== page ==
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Dealing With Toddler Separation Anxiety? Here’s What You Need to Know

Dealing With Toddler Separation Anxiety? Here’s What You Need to Know

Here’s a #MomLife moment most toddler mamas can relate to: You’re halfway out the door when a full-on tantrum erupts. You’re about to be late for that big meeting, but your little one just will not let go of your leg (cue the drool running down the leg of your pants. Lovely.). Welcome to the world of toddler separation anxiety!

This can be a tough thing for parents to deal with — but if you’re experiencing it now, know this: It’s a common issue (you can’t fault your toddler for wanting more time with Mommy, after all!) and one that will get better over time.

We spoke with Megan Handley, a Chicago-based psychotherapist who specializes in child and adolescent therapy, to learn all about toddler separation anxiety — and what you can expect (and do!) if your little is showing signs of it.

Monica + Andy: How common is toddler separation anxiety?

Megan Handley:  “Separation anxiety is common in toddlers. They heavily rely on parents for their care and well being, and separation from the parent can, therefore, feel very frightening to a toddler. Toddlers’ brains are still developing the ability to regulate and soothe emotions, so anxiety can be difficult to cope with for little ones.”

M+A: When does it typically strike?

MH: “Each child develops on their own schedule. Depending on a family’s life circumstances, separation anxiety can begin in the first year or not show up until much, much later in grade school.”

M+A: What behaviors are trademarks of toddler separation anxiety?

MH: “Children can express anxiety in a wide variety of ways: clinging to caregivers, temper tantrums, crying when attention is removed from them momentarily or when caregiver leaves the room, fear of/reluctance with strangers, refusal to leave home, nightmares, disengagement, somatization of anxiety expressed in complaints about stomach, headache, etc.”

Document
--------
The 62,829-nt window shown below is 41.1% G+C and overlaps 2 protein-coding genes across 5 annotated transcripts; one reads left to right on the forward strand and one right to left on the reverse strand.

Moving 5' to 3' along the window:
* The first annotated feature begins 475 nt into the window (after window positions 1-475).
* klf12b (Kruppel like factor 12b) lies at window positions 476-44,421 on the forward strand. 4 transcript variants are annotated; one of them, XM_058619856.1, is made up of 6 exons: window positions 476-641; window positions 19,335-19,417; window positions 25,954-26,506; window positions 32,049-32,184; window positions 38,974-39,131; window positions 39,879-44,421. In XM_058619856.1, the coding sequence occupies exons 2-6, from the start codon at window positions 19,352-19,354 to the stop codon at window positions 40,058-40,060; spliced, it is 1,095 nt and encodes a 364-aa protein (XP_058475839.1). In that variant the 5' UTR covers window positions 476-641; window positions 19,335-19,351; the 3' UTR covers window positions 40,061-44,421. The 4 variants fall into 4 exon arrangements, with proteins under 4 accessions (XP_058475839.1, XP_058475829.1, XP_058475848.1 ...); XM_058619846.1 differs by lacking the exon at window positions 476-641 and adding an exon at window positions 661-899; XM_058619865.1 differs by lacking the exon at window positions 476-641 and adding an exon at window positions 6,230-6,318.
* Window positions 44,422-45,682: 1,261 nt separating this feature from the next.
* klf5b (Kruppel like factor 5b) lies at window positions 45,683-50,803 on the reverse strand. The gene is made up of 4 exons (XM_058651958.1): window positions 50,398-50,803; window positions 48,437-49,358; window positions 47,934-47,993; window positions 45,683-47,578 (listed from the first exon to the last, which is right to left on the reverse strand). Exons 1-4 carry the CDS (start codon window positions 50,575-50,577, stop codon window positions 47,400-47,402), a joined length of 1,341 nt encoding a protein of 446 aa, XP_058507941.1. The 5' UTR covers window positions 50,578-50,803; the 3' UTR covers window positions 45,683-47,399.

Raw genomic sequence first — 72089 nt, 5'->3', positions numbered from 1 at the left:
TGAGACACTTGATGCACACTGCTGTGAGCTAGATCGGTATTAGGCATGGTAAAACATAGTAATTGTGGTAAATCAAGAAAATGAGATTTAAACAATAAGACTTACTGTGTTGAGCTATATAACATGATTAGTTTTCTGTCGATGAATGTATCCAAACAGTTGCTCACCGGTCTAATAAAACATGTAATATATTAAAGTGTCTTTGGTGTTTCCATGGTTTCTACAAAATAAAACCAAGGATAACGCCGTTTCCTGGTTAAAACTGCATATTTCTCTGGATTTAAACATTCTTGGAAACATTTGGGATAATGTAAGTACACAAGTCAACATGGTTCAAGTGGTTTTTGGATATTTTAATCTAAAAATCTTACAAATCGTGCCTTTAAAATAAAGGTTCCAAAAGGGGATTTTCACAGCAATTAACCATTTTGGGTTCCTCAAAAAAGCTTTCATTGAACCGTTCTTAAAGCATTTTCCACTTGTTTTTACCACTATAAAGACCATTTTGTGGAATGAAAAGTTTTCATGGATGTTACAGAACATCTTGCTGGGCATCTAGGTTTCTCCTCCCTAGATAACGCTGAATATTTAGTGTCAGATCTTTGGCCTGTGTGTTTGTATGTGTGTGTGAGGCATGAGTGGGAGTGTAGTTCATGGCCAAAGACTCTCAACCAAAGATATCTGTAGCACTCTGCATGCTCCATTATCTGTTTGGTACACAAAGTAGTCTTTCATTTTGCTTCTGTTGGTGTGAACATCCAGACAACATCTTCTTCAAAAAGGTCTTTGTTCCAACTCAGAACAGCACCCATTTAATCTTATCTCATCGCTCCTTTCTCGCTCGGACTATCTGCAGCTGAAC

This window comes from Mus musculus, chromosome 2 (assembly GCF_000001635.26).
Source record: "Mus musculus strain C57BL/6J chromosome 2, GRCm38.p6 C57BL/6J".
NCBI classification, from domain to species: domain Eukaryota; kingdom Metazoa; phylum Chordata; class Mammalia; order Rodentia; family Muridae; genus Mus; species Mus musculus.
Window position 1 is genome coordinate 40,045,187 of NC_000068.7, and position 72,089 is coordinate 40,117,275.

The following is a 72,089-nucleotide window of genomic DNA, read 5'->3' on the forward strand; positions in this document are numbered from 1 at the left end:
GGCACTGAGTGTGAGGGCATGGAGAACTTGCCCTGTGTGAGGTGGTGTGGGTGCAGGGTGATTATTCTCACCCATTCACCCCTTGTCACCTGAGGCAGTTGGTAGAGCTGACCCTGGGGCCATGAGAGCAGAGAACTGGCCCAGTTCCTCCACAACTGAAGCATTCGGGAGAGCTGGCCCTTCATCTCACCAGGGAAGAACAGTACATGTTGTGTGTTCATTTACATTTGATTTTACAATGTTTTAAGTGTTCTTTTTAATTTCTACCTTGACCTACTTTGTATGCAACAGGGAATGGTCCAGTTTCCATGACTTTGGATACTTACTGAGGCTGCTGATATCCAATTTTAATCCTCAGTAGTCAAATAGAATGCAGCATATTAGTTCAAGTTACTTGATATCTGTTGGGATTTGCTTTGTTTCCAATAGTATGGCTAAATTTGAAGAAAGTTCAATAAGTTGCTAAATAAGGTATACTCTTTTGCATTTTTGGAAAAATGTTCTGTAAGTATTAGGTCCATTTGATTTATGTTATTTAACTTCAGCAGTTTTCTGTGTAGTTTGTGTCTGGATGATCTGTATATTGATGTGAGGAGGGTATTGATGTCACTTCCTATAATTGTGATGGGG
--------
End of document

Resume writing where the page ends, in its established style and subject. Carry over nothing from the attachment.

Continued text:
M+A: How can parents address separation anxiety at home?

MH: “Allow ample time for transitions/goodbyes and create a predictable routine around separation. And stick to it! If the child doesn’t have a transitional object [like a stuffed animal or blanket], find one that your child can utilize when they are missing you. [Toddlers should learn] what sensations in their body are named (sad, happy, scared, anxious) and how to soothe those emotions in kind and effective ways. ..Naming emotions is the first step to regulating well. Express empathy and compassion and keep it simple. ‘Oh, I can see that you feel worried that I am leaving. That is so hard.’ Provide comfort for emotions and reassure the child that you will return.”

M+A: Is there a point where parents should consider seeking help to address a toddler’s separation anxiety?

MH: “If a child becomes consistently extremely distraught and is not able to be soothed, and/or their behavior interferes with their functioning and day to day life of the family, speaking to a professional can help.”

M+A: Are there certain factors that make toddlers more likely to feel separation anxiety?

MH: “If a family is experiencing stress or changes in schedule, a child may begin to exhibit more separation anxiety. Some family stressors that may provoke or exacerbate separation anxiety are illness, moving, rushed/busy family schedules, conflict between partners/spouses, divorce, death of a family member or pet, changing schools, and introduction of a new sibling.”

M+A: Is there anything else parents of toddlers should know about separation anxiety?

MH: “The toddler years can be tough for parents and caregivers. Be patient with yourself and with your child. Have age-appropriate expectations. A toddler’s brain is not as well developed as an adult’s and simply cannot do the same things that an adult can. Give yourself space to care for your own feelings. A crying and clingy child can bring up a lot for a parent. It’s normal to feel overwhelmed, frustrated, or anxious. If you are feeling distressed or are not able to engage with your child’s feelings from a place of empathy, take a moment to step away and soothe yourself before you attend to your child.”

About the expert: Megan Handley is a mental health therapist specializing in the treatment of children and teens with 17 years of combined experience in community and clinical work. Through imaginative and creative play, art, crafts, talking, and engaging in therapeutic movement, she works with clients to help them better understand their emotions, bodies, and relationships. She is currently practicing at Agave Studio in the Humboldt Park neighborhood of Chicago and can be reached at megan@agavechicago.com.

Any questions about your child’s behavior? Be sure to chat with his or her doctor or a mental health professional.

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